Is Ethernet's data link layer using MAC addresses an abstraction of the physical layer? The physical layer is the only layer where bits are actually moved. It all depends on your point of view.
Each layer has its own purpose and they all need to work together for a complex network to work.
The transport layer's job is to allow communication between applications running on hosts. An application doesn't have to care about details in between.
The network layer's job (e.g. IP) is to allow communication between hosts across an arbitrarily large network using logical, grouped addresses. The network layer doesn't have to care about physical connections and how a network is actually built.
The data link layer's job (e.g. Ethernet) is to a allow communication between hosts (interfaces) connected to a shared local area network. This is mostly point-to-multipoint using MAC addressing ("physical" addresses). The data link layer doesn't care about how its frames are actually transmitted.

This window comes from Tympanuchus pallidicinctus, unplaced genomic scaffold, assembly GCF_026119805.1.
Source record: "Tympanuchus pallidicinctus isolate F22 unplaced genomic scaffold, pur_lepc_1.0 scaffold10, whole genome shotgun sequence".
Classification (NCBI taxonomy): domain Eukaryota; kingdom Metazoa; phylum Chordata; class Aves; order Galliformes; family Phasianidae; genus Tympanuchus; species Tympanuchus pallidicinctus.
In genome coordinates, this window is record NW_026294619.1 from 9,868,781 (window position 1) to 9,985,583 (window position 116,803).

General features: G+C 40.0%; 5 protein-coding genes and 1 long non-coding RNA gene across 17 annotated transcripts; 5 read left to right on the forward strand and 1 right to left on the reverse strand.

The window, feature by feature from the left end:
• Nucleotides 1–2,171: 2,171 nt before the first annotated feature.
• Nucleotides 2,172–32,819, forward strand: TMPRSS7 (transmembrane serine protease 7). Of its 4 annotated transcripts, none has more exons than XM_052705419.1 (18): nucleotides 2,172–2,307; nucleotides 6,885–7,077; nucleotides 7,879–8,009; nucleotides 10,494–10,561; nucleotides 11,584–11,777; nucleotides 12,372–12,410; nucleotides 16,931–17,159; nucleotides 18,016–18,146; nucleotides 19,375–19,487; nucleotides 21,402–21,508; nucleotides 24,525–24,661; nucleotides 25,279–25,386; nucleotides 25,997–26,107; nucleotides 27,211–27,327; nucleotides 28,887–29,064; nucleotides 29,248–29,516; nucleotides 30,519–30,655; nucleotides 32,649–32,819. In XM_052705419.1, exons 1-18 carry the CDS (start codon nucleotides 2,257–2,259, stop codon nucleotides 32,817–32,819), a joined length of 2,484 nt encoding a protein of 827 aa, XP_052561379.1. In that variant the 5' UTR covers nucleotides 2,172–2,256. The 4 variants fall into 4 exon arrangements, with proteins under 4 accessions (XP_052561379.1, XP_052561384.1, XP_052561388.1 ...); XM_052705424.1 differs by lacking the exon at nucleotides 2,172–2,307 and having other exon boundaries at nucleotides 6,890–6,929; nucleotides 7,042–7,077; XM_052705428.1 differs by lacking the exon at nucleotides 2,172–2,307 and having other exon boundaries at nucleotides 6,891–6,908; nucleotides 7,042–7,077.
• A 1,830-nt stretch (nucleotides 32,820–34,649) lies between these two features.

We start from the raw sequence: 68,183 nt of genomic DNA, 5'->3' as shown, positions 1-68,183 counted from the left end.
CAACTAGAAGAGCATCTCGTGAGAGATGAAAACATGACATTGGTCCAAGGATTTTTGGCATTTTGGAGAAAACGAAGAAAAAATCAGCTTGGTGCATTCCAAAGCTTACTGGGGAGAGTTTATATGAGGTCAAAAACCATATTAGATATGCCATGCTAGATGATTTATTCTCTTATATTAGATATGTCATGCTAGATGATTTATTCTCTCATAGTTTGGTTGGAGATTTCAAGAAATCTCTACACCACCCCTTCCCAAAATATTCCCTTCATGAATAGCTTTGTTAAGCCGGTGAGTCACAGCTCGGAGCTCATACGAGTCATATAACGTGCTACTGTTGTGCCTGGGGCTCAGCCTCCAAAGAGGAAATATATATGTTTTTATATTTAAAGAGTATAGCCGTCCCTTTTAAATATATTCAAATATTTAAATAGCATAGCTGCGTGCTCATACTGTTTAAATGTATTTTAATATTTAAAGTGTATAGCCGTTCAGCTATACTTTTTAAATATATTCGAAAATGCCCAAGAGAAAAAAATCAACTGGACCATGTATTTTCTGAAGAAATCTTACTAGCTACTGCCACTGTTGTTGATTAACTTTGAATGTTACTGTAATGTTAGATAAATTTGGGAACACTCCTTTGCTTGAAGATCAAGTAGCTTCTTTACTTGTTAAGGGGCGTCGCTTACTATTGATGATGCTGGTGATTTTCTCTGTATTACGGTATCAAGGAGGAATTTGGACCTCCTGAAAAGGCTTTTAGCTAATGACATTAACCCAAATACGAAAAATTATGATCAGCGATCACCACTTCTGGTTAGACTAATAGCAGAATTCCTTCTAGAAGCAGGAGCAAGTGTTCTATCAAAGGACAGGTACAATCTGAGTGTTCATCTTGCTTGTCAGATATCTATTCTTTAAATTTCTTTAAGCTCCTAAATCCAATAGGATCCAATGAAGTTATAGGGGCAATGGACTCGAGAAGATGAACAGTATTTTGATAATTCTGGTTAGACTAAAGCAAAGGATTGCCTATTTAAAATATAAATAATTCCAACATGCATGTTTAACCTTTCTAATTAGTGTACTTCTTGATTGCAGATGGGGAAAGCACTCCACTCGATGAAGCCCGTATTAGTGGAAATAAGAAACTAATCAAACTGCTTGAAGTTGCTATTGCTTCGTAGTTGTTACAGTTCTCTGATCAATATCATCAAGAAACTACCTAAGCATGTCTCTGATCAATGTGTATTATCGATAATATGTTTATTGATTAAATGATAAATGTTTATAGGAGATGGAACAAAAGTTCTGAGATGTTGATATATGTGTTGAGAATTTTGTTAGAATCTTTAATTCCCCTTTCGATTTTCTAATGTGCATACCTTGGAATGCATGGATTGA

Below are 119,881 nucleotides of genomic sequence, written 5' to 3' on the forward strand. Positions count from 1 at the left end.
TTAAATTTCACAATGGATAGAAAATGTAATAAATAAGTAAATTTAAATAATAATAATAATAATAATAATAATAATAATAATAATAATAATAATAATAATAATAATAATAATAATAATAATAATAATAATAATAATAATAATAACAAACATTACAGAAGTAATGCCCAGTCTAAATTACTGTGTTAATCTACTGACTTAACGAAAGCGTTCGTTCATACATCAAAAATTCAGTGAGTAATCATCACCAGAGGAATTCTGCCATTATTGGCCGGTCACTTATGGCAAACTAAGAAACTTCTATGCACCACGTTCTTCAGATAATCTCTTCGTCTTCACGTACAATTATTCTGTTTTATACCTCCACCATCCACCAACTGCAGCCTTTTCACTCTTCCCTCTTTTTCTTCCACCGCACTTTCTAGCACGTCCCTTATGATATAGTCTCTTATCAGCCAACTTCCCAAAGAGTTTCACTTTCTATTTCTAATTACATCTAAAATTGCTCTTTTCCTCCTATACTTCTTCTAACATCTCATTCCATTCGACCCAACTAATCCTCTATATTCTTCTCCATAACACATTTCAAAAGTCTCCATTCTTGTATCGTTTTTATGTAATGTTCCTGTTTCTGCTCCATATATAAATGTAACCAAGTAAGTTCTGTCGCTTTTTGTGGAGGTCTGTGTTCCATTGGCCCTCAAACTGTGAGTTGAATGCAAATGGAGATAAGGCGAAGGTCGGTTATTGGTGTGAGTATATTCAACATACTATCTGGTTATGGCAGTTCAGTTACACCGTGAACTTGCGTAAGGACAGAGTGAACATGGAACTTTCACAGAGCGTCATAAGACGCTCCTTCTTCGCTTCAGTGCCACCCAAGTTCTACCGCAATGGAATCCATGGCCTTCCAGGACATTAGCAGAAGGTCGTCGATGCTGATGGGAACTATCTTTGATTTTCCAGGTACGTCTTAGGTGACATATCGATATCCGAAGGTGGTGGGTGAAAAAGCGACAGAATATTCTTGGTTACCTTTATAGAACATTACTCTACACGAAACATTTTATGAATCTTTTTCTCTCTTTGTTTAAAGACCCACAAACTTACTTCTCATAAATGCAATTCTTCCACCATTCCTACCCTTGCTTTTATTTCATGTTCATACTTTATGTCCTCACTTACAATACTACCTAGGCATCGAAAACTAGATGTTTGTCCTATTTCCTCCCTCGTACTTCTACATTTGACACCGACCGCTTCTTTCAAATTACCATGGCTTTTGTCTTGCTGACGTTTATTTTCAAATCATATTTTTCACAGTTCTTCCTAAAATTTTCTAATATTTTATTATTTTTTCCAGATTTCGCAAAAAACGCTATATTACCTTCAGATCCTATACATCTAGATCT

The physical layer's job is to move bits from one place to another. Usually, that's point-to-point, from one end of a cable to the other. It's only here that link speeds, media, distance, line codes and such matter.
Each layer somewhat multiplexes and refines the simpler layer below it. The functionality increases going up each layer.
Yes, each layer is a kind of abstraction of the one below. But it is also much more, introducing another level of functionality.